I've been in the IT Industry since 1979. More than 50% of the people I've known in the industry; managers, technicians, and even recruiters have left the industry and moved on to Non-IT careers, probably in the last five years. That being said, why would anyone going to school want to pursue a career in IT? At the same time, the supply and demand curve is rapidly changing. Companies will begin to pay premium prices in the next five years for entry level personnel; similar to the late 70's and early 80's; when I was treated better as a relocating (Cobol) Programmer than a relocating Director of IT ten years later (within the same company). Reply
Oct 8, 2007 2:43 AM Pedro Pedro  says:
From the topic on your article, you have not address the question that was asked. The true answer is :- can any one person or group of individuals resolve a much larger problem. Within the confines of a locale, you may find a partial solution, however, we have too look deeply in ourselves as see who we really are, point blank, before any such questions can be attempted. Being in this industry since the late seventies, there have been so much bull, the brains have gone offshore where the living is different and the resources are plentiful, I am certain if you pay her a couple of millions, solution to IT problems will still be there, so why would the younger generations want to put the hard study time, let them learn to cover work with the common bull and soon enough they would be offered a position just like hers, it all part of the good all round home club with the groups. OH!! What good is there in opinions, only fools have them, including the ones presented, knowing that brings fortt some wisdom,,.. Reply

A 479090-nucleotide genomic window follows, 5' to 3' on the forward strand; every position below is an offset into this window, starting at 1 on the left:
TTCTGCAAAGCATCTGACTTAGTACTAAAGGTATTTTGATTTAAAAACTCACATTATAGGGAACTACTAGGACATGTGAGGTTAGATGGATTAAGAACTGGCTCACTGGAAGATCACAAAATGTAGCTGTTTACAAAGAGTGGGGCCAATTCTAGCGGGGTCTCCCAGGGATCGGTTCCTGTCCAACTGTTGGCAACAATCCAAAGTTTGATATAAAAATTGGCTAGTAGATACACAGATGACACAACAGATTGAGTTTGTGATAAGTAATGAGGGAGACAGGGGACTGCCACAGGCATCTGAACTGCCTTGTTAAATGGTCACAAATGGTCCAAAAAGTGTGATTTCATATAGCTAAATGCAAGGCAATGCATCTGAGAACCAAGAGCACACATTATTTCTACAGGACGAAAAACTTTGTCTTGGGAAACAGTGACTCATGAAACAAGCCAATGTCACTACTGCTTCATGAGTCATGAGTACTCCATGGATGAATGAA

Oct 10, 2007 1:32 AM Dean Mayer Dean Mayer  says:
I know in the U.S., and I believe to a lesser degree in Canada, the I.T. field has been impacted by a movement to send I.T. jobs off shore.I'm not completely sure what the environment is in the U.S. but I believe a largely unexplored issue is the manner in which companies treat I.T. staff. Regardless of what companies may say publicly, I believe that most if not all companies see I.T. only as a cost center. Much like the maintenance department in a manufacturing sector plant.As such I.T. departments are continually fighting for their lives. Given that, tell me why any young person looking to select a career would want to work in such an environment.I'm not suggesting that businesses give I.T. a free reign, but until businesses are willing to change the way they think about I.T. I do not see masses banging at the door for I.T. related jobs. Reply

Post a comment

 

 

 

 


(Maximum characters: 1200). You have 1200 characters left.

 

null
null

 

Subscribe to our Newsletters

Sign up now and get the best business technology insights direct to your inbox.